Has isolation gotten into your head? It’s entirely reasonable to feel anxious or depressed about being separated from your family members, friends, and co-workers. Humans are social beings, after all.
Studies have shown that spending time in nature improves mental health and cognitive function. If going outside isn’t an option, you could try bringing nature indoors by growing herbs or plants, opening your windows, or planting fresh flowers in your living space.
Working out causes your brain to release endorphins, which are neurochemicals that boost your mood. Those endorphins can lead to a euphoric feeling (what some might call a “runner’s high”). Exercising also burns the stress hormone, cortisol. Your cortisol level rises when you’re stressed, which can increase anxious feelings.
Be gentle with yourself and remember that not every moment of your day has to be planned out. Check in with your emotional and mental states and let yourself feel whatever you’re feeling. Remember to take deep breaths and allow yourself to rest and recover.
If you keep dwelling on your isolation, meditate may help you find a sense of calm. Meditation apps like Calm and Headspace are easily accessible from home and can guide you through various meditations and techniques to help you relax. A common misconception about meditation is that you have to stay perfectly still and quiet for a certain amount of time. But there are actually a ton of ways you can mediate, such as by walking or mindfully listening to music.
Especially if you live alone, plants can provide a sense of companionship that doesn’t require conversation (just remember to water them!).
Growing indoor plants has an enormous impact on your mental well-being. Houseplants bring a part of nature into your living space, which is especially helpful if your time outdoors is limited or restricted.
Research suggests that even tiny doses of nature in our everyday lives can have lasting effects on our happiness and well-being. One study found that people who did planting tasks felt calmer, more comfortable, and more relaxed than those who performed tech-related tasks.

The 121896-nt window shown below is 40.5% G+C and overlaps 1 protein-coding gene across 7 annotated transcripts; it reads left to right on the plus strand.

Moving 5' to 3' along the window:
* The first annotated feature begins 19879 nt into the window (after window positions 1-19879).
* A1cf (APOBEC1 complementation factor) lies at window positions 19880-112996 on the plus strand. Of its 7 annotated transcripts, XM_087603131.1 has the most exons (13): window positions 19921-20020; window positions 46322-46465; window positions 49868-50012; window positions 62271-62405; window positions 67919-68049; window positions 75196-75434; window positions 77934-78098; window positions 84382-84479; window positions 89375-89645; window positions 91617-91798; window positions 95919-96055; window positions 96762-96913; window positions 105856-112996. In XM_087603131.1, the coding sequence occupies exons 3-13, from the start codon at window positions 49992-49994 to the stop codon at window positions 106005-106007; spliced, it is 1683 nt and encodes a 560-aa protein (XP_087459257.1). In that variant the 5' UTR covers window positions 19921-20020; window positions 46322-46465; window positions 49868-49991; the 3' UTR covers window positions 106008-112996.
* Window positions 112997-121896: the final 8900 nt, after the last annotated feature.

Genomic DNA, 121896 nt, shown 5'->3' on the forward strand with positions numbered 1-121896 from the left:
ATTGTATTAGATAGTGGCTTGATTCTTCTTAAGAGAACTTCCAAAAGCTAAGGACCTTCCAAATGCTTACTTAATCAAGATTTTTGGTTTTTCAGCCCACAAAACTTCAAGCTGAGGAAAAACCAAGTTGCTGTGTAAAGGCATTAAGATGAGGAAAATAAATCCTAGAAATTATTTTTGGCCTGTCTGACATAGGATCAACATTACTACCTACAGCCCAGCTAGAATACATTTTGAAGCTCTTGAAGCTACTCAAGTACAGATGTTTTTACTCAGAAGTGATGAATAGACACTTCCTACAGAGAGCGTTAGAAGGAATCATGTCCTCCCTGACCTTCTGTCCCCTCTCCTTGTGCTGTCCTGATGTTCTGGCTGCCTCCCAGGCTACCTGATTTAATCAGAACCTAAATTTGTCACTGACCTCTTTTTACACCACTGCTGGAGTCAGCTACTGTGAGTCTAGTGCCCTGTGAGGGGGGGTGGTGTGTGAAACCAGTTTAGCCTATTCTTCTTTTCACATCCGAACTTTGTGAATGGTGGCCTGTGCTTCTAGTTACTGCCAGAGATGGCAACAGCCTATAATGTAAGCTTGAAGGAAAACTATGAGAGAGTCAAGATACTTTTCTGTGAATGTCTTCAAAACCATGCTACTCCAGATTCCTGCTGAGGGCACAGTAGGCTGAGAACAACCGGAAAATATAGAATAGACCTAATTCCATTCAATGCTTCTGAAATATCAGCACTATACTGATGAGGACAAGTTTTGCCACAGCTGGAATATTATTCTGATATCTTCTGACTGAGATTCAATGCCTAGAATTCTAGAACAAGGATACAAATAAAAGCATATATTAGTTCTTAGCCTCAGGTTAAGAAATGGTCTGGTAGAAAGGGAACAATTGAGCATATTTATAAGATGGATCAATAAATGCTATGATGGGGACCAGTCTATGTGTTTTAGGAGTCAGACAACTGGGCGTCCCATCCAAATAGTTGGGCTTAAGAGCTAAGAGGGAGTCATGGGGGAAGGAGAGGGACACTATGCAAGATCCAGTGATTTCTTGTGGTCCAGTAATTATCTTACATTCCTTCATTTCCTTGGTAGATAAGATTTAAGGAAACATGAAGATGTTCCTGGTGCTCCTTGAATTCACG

Because we live in a digital age, all kinds of information is readily accessible (whether we want it or not). There comes a time when staying informed can be more harmful than helpful. Too much phone use or news watching can hurt your mood. Try cutting down on your device use and unplugging from the 24-hour news cycle to find a sense of calm. (You don’t need to know everything about murder hornets right now!)You might not have control over everything in life, but at least you can control how much content and news you expose yourself to.
Although research suggests there’s a link between social media use and the onset of depression and loneliness, social media and communication tools can also provide meaningful interactions. Instead of mindlessly scrolling through your Instagram feed, reach out to people who really matter to you. Video calls via FaceTime or Zoom can create a sense of intimate conversion even though you’re physically distant from each other.
If you’re lucky enough to have a pet, this is a great time to rely on them for companionship. A little physical touch can increase your levels of dopamine and serotonin, hormones that help improve your mood and relieve stress. Plus, if you have a dog that needs to be walked, it’s a great excuse to get your daily dose of fresh air.